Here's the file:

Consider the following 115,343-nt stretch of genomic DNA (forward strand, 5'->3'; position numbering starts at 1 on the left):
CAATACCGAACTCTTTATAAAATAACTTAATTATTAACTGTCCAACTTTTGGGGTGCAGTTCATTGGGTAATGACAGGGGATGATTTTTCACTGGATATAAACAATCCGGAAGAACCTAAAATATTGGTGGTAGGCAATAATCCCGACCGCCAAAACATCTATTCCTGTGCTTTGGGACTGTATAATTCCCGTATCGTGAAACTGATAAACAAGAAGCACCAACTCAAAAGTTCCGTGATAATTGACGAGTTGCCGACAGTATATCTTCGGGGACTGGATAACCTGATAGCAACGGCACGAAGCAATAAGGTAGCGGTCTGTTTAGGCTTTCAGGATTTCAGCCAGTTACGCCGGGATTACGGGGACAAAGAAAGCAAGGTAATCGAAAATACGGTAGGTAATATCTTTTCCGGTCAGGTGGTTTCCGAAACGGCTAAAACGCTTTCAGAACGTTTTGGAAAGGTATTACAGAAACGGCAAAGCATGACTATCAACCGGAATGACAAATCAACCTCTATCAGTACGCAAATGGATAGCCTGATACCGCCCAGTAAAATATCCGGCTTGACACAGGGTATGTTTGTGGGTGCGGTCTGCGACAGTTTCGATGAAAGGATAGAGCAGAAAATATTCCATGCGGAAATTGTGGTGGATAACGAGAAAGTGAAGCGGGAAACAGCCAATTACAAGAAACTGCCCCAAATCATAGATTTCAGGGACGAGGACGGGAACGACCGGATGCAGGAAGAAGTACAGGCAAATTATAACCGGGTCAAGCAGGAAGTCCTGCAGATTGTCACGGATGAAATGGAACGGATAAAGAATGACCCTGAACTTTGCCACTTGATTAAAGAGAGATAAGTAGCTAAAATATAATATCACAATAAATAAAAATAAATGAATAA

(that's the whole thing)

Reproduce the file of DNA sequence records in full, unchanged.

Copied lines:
Consider the following 115,343-nt stretch of genomic DNA (forward strand, 5'->3'; position numbering starts at 1 on the left):
CAATACCGAACTCTTTATAAAATAACTTAATTATTAACTGTCCAACTTTTGGGGTGCAGTTCATTGGGTAATGACAGGGGATGATTTTTCACTGGATATAAACAATCCGGAAGAACCTAAAATATTGGTGGTAGGCAATAATCCCGACCGCCAAAACATCTATTCCTGTGCTTTGGGACTGTATAATTCCCGTATCGTGAAACTGATAAACAAGAAGCACCAACTCAAAAGTTCCGTGATAATTGACGAGTTGCCGACAGTATATCTTCGGGGACTGGATAACCTGATAGCAACGGCACGAAGCAATAAGGTAGCGGTCTGTTTAGGCTTTCAGGATTTCAGCCAGTTACGCCGGGATTACGGGGACAAAGAAAGCAAGGTAATCGAAAATACGGTAGGTAATATCTTTTCCGGTCAGGTGGTTTCCGAAACGGCTAAAACGCTTTCAGAACGTTTTGGAAAGGTATTACAGAAACGGCAAAGCATGACTATCAACCGGAATGACAAATCAACCTCTATCAGTACGCAAATGGATAGCCTGATACCGCCCAGTAAAATATCCGGCTTGACACAGGGTATGTTTGTGGGTGCGGTCTGCGACAGTTTCGATGAAAGGATAGAGCAGAAAATATTCCATGCGGAAATTGTGGTGGATAACGAGAAAGTGAAGCGGGAAACAGCCAATTACAAGAAACTGCCCCAAATCATAGATTTCAGGGACGAGGACGGGAACGACCGGATGCAGGAAGAAGTACAGGCAAATTATAACCGGGTCAAGCAGGAAGTCCTGCAGATTGTCACGGATGAAATGGAACGGATAAAGAATGACCCTGAACTTTGCCACTTGATTAAAGAGAGATAAGTAGCTAAAATATAATATCACAATAAATAAAAATAAATGAATAA